— by Mitchell Clark, B. Comm.
Big banks are reporting better than expected numbers, but if you actually look at the real bottom line and not operational earnings, most still have massive loan losses to deal with. The financial sector is helping sentiment on Wall Street, but it is somewhat of an artificial performance considering all the taxpayer money they got.
I find it too early to get excited enough about the economy and the stock market to call a big bull market. The International Monetary Fund (IMF) hit it on the head with its latest report calling for a prolonged period of recession and sluggish economic growth. The IMF noted in its analysis that normal economic recessions usually recover very quickly, but when there is a systemic shock to the system, like the global financial crisis we just experienced, then economic recovery has tended to be much slower. So, a long, drawn out period of up and down economic growth seems as likely a scenario as anything.
And if this does happen over the next few years, equity investors have to have some solid dividend-paying securities in their portfolios. If earnings are flat, then dividend income becomes your only return on investment.
Previously, we explored in this column the kind of industries that might make up an ideal equity portfolio going forward. I think you have to have some gold, a pharmaceutical play, a big bank with a solid track record of increasing dividends, some agriculture in the form of a big conglomerate, and, finally, you have to have a basket of Chinese stocks.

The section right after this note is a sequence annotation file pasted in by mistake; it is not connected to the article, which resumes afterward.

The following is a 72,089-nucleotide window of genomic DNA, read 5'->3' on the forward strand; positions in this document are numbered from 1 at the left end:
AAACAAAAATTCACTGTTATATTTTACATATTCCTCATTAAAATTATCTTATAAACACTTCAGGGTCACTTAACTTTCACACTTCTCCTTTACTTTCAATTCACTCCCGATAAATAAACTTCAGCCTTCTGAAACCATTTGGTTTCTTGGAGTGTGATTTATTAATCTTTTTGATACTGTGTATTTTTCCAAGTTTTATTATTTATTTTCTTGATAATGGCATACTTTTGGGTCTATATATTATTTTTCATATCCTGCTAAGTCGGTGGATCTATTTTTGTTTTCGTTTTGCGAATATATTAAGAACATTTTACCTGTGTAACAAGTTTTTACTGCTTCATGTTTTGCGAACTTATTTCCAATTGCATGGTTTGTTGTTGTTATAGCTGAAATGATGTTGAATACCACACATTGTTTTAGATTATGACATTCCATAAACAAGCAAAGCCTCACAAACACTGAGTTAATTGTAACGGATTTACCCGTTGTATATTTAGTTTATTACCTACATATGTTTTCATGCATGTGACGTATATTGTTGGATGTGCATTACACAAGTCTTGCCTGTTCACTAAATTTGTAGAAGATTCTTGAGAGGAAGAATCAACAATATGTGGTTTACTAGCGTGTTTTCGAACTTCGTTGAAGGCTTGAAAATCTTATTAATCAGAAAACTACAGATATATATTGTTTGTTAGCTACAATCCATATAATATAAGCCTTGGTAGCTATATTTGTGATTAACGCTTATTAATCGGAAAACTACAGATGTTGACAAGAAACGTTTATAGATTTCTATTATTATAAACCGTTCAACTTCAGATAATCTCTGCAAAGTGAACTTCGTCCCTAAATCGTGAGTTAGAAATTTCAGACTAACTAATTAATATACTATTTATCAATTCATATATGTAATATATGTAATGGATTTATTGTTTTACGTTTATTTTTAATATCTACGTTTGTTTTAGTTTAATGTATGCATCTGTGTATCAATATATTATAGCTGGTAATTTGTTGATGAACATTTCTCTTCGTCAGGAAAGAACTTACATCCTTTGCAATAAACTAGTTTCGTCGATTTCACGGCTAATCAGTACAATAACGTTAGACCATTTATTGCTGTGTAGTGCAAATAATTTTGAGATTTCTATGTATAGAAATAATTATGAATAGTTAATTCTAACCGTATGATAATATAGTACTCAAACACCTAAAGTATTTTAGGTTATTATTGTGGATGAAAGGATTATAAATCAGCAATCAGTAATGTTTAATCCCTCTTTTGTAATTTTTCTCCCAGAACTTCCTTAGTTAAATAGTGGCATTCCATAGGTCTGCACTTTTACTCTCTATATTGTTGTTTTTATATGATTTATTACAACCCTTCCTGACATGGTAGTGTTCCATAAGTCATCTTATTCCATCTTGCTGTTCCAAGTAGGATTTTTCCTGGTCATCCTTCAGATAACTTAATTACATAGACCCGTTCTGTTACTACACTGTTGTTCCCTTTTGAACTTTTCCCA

Gold did move to the $1,000 per ounce level, but is now trading below $900.00. There are some very attractive buys in the financial sector right now. Agriculture is a more difficult sector in which to invest, but what you want to own is a large company (that pays a dividend) that operates in a multitude of businesses like grain handling, seed production and fertilizer sales, for example. We’ve already considered in this column a basket of Chinese stocks, which has done extremely well over the last month. I still contend that a basket of domestic, large-cap Chinese stocks will outperform other stocks over the near and long terms.
And, of course, you don’t want to ignore some special situation
investment opportunities. The alternative energy investment theme is still alive and well. If you can find a company that builds power plants in China, then I think you’ve got a good chance of making a lot of money.
So, from my perspective, the investing future looks good, but it’s going to be drawn out. That’s why you need to own dividend-paying securities; it’s going to be a rocky road for the stock market for the foreseeable future.